Over ten years after the overthrow of the Taliban, a new report from Human Rights Watch documents the continued punishment inflicted on Afghan women for "moral crimes", which can include not only running away from abusive marriages, but even being the victim of rape:
The Afghan government should release the approximately 400 women and girls imprisoned in Afghanistan for “moral crimes,” Human Rights Watch said in a new report released today. The United States and other donor countries should press the Afghan government under President Hamid Karzai to end the wrongful imprisonment of women and girls who are crime victims rather than criminals.
The 120-page report, "I Had to Run Away’: Women and Girls Imprisoned for ‘Moral Crimes’ in Afghanistan,” is based on 58 interviews conducted in three prisons and three juvenile detention facilities with women and girls accused of “moral crimes.” Almost all girls in juvenile detention in Afghanistan had been arrested for “moral crimes,” while about half of women in Afghan prisons were arrested on these charges. These “crimes” usually involve flight from unlawful forced marriage or domestic violence. Some women and girls have been convicted of zina, sex outside of marriage, after being raped or forced into prostitution.
The fall of the Taliban government in 2001 promised a new era of women’s rights. Significant improvements have occurred in education, maternal mortality, employment, and the role of women in public life and governance. Yet the imprisonment of women and girls for “moral crimes” is just one sign of the difficult present and worrying future faced by Afghan women and girls as the international community moves to decrease substantially its commitments in Afghanistan.
Human Rights Watch interviewed many girls who had been arrested after they fled a forced marriage and women who had fled abusive husbands and relatives. Some women interviewed by Human Rights Watch had gone to the police in dire need of help, only to be arrested instead.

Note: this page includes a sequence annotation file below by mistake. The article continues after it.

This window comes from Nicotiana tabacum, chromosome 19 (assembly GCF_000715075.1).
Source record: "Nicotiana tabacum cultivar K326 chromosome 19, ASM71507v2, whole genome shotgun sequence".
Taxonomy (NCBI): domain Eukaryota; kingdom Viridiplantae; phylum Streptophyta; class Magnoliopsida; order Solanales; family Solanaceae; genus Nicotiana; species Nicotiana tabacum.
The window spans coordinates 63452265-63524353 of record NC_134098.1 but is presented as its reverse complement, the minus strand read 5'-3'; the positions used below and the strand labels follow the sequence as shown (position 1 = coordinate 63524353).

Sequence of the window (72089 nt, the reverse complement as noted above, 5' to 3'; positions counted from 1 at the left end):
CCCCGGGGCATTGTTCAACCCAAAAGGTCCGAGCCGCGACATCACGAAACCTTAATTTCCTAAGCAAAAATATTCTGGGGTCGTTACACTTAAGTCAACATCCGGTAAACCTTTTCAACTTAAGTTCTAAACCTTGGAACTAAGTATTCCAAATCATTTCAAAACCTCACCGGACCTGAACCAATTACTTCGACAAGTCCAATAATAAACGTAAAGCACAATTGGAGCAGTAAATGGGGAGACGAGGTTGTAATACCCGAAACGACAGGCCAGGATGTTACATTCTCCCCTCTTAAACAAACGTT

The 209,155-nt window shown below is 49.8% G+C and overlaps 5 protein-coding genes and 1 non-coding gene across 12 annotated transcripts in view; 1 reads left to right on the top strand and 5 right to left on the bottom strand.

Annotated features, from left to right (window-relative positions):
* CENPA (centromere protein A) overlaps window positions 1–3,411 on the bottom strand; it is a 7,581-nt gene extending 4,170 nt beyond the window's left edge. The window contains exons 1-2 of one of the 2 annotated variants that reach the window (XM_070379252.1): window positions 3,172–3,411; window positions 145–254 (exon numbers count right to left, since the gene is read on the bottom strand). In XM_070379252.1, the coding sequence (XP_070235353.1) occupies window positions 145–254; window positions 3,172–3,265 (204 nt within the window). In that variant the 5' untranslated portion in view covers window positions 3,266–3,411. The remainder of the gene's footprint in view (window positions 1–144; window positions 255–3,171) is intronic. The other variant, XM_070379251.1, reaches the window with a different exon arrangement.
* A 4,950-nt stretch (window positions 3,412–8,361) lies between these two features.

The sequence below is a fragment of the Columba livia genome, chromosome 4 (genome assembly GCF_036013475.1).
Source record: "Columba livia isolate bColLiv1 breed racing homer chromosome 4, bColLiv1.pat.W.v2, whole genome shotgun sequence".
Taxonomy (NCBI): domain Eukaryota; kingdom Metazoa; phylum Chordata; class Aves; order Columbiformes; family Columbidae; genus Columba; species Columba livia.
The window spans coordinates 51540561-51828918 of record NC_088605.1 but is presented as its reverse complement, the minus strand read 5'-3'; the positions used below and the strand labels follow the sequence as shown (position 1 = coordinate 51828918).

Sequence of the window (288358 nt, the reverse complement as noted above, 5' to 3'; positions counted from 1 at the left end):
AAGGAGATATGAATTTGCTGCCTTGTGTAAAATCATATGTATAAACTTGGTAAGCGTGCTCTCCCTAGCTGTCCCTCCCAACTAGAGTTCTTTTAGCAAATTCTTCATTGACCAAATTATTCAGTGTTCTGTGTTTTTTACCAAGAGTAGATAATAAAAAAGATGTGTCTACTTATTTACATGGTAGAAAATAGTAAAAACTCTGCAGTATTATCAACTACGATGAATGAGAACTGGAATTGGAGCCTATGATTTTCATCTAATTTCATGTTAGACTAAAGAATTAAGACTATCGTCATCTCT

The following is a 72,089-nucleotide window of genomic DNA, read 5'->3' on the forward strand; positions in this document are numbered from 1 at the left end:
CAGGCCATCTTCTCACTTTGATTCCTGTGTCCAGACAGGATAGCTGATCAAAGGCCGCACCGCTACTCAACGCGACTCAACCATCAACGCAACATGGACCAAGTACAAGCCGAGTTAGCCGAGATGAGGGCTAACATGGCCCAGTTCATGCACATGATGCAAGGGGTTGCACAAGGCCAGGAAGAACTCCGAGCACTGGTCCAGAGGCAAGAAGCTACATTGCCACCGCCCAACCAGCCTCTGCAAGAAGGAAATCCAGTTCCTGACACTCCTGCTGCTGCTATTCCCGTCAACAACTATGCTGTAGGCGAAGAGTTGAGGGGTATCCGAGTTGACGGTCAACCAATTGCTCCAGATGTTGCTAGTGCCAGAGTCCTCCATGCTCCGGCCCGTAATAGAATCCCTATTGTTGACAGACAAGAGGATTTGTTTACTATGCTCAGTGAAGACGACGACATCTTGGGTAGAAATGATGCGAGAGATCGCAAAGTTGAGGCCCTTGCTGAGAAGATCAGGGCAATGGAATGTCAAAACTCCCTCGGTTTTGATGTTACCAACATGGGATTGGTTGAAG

“Running away,” or fleeing home without permission, is not a crime under the Afghan criminal code, but the Afghan Supreme Court has instructed its judges to treat women and girls who flee as criminals.Zina is a crime under Afghan law, punishable by up to 15 years in prison.
Women and girls interviewed by Human Rights Watch described abuses including forced and underage marriage, beatings, stabbings, burnings, rapes, forced prostitution, kidnapping, and murder threats. Virtually none of the cases had led even to an investigation of the abuse, let alone prosecution or punishment....
Human Rights Watch said that women and girls accused of “moral crimes” face a justice system stacked against them at every stage. Police arrest them solely on a complaint of a husband or relative. Prosecutors ignore evidence that supports women’s assertions of innocence. Judges often convict solely on the basis of “confessions” given in the absence of lawyers and “signed” without having been read to women who cannot read or write. After conviction, women routinely face long prison sentences, in some cases more than 10 years.
A BBC report here.